Friday, October 3, 2014

Marching to His Own Beat

Of all the instruments you could ask your child to show an early interest in, which would you choose, if — unlike every other facet of their development — you actually had a choice?

Maybe you'd like little Sally to pick up the harp?

Perhaps it'd be great if that little scamp Cody instantaneously became obsessed with the flute?

Maybe you're more of a piano person? 

Now, let's inverse the question. 

If you could pick an instrument for you child to never be interested in, for them to avoid from cradle to high school graduation, what would it be?

(Insert Jeopardy theme song here.)
The boy and his big, bag of fun and mostly quiet builder blocks

You said, "Well, the drums, of course!" didn't you?

Sure you did, because any thinking person who values sleep, the ability to think and/or formulate thoughts, and who enjoys the occasional quiet moment also knows that drums threaten all of these things more so than any other instrument. 

So, naturally, what instrument is the boy gravitating toward? 

(Insert rimshot here.)

From pens, to a little wooden batton, the boy picks up any thing and every stick-like object and attempts to hold a beat to whatever song is playing and, in our home, there is almost always something playing.

"Sticks! Sticks!" is an oft-repeated refrain when the boy wants to get his percussion fix. He also says "Dwums! Dwums!"

And, you know, I can't complain. 

When I was younger, I took piano lessons for a time. As I grew up, I stopped. In middle school I learned to play the viola and then I stopped.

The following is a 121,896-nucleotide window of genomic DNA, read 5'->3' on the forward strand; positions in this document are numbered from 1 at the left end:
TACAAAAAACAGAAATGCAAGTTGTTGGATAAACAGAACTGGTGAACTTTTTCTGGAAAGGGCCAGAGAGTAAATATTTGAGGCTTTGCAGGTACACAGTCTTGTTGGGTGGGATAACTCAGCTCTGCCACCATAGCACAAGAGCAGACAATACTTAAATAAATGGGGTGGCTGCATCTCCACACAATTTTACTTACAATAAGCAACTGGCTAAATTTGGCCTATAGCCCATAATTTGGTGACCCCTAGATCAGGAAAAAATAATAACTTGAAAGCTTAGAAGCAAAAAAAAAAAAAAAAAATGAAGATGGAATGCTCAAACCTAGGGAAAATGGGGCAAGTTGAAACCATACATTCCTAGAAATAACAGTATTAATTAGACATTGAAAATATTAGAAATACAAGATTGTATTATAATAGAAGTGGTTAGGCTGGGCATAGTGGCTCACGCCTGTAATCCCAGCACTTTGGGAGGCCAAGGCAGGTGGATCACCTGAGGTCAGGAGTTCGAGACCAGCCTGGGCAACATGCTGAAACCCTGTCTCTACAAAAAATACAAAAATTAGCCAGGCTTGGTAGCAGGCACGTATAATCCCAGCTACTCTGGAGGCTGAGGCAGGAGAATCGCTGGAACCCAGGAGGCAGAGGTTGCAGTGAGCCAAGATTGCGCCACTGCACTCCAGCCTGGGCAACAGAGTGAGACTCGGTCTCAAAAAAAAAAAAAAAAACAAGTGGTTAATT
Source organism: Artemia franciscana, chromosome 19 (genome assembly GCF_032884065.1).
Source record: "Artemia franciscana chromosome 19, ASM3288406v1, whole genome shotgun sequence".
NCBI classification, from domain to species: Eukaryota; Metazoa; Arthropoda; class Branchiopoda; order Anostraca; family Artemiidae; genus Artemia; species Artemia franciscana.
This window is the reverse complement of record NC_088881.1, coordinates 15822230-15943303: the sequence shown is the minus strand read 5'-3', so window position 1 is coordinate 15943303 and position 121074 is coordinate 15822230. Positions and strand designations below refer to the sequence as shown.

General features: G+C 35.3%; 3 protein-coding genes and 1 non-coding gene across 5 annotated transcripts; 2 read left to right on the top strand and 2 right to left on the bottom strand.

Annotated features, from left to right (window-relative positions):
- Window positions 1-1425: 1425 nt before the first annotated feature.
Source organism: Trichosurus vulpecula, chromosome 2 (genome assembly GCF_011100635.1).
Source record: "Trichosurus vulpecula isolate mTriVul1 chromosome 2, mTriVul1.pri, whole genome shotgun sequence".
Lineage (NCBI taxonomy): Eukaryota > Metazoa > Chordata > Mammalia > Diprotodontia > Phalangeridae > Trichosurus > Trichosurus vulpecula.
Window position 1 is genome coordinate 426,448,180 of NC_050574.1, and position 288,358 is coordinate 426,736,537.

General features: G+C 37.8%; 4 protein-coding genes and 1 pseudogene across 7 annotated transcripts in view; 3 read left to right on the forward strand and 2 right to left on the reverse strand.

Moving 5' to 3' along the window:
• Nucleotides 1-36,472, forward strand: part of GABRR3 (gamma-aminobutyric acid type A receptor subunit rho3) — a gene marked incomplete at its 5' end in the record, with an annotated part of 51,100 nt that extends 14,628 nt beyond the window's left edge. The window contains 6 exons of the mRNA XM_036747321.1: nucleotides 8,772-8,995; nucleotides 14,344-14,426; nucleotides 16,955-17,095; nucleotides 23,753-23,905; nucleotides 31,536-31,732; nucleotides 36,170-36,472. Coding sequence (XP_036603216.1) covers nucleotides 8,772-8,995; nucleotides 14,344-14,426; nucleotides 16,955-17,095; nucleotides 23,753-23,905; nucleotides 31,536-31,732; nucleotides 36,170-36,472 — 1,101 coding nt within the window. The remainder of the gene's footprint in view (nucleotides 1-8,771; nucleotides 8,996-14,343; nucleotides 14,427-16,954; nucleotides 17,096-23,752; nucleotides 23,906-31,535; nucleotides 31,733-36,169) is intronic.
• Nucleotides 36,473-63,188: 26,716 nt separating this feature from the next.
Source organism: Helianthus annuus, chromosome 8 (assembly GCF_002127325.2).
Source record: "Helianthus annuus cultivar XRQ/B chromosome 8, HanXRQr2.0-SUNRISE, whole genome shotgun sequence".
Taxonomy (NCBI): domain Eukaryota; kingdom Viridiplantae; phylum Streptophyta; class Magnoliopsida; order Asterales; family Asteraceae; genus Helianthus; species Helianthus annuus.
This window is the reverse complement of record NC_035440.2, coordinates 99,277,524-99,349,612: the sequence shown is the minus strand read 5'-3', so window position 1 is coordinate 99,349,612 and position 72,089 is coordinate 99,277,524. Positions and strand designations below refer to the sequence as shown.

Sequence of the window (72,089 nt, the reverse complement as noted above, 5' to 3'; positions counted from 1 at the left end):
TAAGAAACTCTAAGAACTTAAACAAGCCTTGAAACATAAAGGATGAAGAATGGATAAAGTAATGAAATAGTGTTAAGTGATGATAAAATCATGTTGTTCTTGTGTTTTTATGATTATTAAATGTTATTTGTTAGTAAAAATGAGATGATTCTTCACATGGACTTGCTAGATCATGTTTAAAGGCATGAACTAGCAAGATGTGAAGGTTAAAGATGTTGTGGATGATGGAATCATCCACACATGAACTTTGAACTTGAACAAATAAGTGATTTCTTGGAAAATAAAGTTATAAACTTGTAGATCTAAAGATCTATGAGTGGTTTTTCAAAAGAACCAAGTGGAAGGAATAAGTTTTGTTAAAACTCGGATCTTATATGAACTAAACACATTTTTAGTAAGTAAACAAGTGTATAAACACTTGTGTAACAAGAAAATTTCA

Throughout all of this, I always found myself tapping a beat more than singing or air guitaring. Percussion was the musical element that appealed most to me and, for a while, I had a kit that I played incessantly. 

But, drums take up a lot of room and they don't travel well, so I've been relegated to air drumming for some time now. (In related news, air drumming — especially when you're in your mid 30s — is extremely cool and in no way illustrative that one is desperately cleaving to one's long-evaporated youth.) 

The boy will beat on tables, the floor, books, cupboards and other toys to name a few favored spots. He'll also clutch onto his "sticks" while running around the house, a practice we are forever discouraging. Slips and falls are bad enough without that added danger, thank you very much.

So the boy likes drums — for now. 
Naturally, Mrs. Blackwell is on board to a degree that makes one struggle to conceive of ways to augment the term "on board."

It's been a couple of months now since we first noticed the boy's interest. About two weeks ago our first toy drum kit arrived in the mail. 

The boy loves it but, like all toys, it disassembles when breathed upon.  So Mrs. Blackwell and I are forever re-attaching the little toms and the symbol to the bass drum.  

(Note: avoid doing business with "Cruel Irony Toy Company.") 

As you can see from the video above, some kids really take to the instrument at an early age. We expect the boy to similarly master the drums and embark on a lucrative career before he reaches pre-school just enjoy playing and see where it takes him.

The upside is that his musical choices are expanding. We've grown from The Beatles. But, thanks to Mrs. Blackwell's lifelong love affair with Paul McCartney, they'll always be part of the picture. 

So, we're mixing in more drum heavy bands, like AC/DC. "Back in Black" is a current favorite. 

It's all very cool, though I wonder how long this interest will last and, if it does, what that means for him and us.  For now, I'll put that worry aside. 

Today, we can include among his interests, books (reading or throwing them will do), drumming and knocking over towers of Duplo blocks. Not a bad place to be. 

The boy also hasn't played R. Kelly's "Remix to Ignition" in about a week so, if for no other reason, I'm grateful for this development. 

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